Then, on the last day, just before I left the country, Cynthia suggested that we try the AEI. And I said something like “I can’t believe you’d take me there. It’s supposed to be a right-wing organization.” And she said, “Oh, come on. You Dutch people are too prejudiced against the U.S. Things here are really very different than you think. I was a Clinton appointee, and one of my best friends—one of Clinton’s best friends—Norm Ornstein, is there. So it’s not what you think it is. And it’s definitely not religious.”

So we went to the AEI, and I met with Norm Ornstein and a woman named Colleen Baughman, and they were so enthusiastic. They immediately introduced me to their president, who suggested that we talk again in a month. And we just kept talking. I spoke about my work; they told me about what they do. And I didn’t hear back from any of the other institutions that I had solicited...

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Blind into Baghdad

James Fallows on the origins of the US invasion of Iraq:

...I was in Washington on the morning of September 11, 2001. When the telephones started working again that afternoon, I called my children and parents, and my then-editors at The Atlantic, Michael Kelly and Cullen Murphy. After that, the very next call I made was to a friend who was working inside the Pentagon when it was hit, and had already been mobilized into a team planning the U.S. strategic response. “We don’t know exactly where the attack came from,” he told me that afternoon. “But I can tell you where the response will be: in Iraq.” I wrote about this in The Atlantic not long afterwards, and later in my book. My friend was being honest in expressing his own preferences: He viewed Saddam Hussein as the basic source of instability in the region. But he made clear that even if he personally had felt otherwise, Iraq was where things were already headed.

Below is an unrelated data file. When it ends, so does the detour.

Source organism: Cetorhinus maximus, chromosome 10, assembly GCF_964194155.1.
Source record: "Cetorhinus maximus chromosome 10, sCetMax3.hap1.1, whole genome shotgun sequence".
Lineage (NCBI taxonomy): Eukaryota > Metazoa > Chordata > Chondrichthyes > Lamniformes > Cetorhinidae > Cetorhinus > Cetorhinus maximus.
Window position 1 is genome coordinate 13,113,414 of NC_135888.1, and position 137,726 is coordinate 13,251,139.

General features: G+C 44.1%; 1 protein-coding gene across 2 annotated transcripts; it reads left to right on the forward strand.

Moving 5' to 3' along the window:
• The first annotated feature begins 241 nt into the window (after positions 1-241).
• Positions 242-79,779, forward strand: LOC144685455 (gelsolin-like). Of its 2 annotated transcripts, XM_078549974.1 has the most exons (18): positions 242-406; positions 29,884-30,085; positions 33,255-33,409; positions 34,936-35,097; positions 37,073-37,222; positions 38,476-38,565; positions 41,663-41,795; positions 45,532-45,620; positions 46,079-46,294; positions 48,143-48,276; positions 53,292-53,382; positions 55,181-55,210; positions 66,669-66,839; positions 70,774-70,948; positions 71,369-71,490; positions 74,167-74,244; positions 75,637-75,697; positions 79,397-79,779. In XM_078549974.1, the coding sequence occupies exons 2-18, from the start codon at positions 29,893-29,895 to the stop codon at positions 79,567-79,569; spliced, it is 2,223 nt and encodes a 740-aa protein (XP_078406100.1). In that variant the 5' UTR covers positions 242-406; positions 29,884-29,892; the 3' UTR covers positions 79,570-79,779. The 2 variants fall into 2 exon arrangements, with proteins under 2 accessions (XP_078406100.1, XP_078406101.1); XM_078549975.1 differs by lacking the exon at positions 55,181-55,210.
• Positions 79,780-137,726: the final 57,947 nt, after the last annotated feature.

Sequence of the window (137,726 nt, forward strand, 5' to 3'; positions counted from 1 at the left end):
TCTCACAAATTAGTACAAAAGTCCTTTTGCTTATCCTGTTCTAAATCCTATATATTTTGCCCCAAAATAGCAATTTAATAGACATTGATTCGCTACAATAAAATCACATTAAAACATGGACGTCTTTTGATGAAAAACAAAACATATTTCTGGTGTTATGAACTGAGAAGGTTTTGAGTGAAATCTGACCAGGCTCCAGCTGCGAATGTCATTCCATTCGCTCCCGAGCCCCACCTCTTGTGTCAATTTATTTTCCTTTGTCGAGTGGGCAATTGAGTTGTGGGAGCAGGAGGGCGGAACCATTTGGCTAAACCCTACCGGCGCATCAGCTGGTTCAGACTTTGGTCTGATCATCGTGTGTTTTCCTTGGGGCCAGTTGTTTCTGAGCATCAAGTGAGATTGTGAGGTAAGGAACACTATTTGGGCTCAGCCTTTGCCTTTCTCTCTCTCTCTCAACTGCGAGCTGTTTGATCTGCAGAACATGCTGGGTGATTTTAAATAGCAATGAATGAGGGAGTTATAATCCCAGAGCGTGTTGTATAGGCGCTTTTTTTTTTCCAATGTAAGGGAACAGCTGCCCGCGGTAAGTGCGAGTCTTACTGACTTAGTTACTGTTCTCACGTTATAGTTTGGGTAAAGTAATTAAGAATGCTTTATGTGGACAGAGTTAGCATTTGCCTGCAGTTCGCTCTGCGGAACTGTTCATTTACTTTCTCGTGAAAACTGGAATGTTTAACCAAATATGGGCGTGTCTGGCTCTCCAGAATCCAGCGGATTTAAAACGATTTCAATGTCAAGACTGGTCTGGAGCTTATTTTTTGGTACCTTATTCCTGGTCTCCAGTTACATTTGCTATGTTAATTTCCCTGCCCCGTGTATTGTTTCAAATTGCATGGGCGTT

Four days after the 9/11 attacks, President Bush held a meeting of his advisors at Camp David. Soon after that meeting, rumors emerged of what is by now settled historical fact: that Paul Wolfowitz, with the apparent backing of Donald Rumsfeld, spoke strongly for invading Iraq along with, or instead of, fighting in Afghanistan. (For an academic paper involving the meeting, see this.) The principals voted against moving into Iraq immediately. But from that point on it was a matter of how and when the Iraq front would open up, not whether.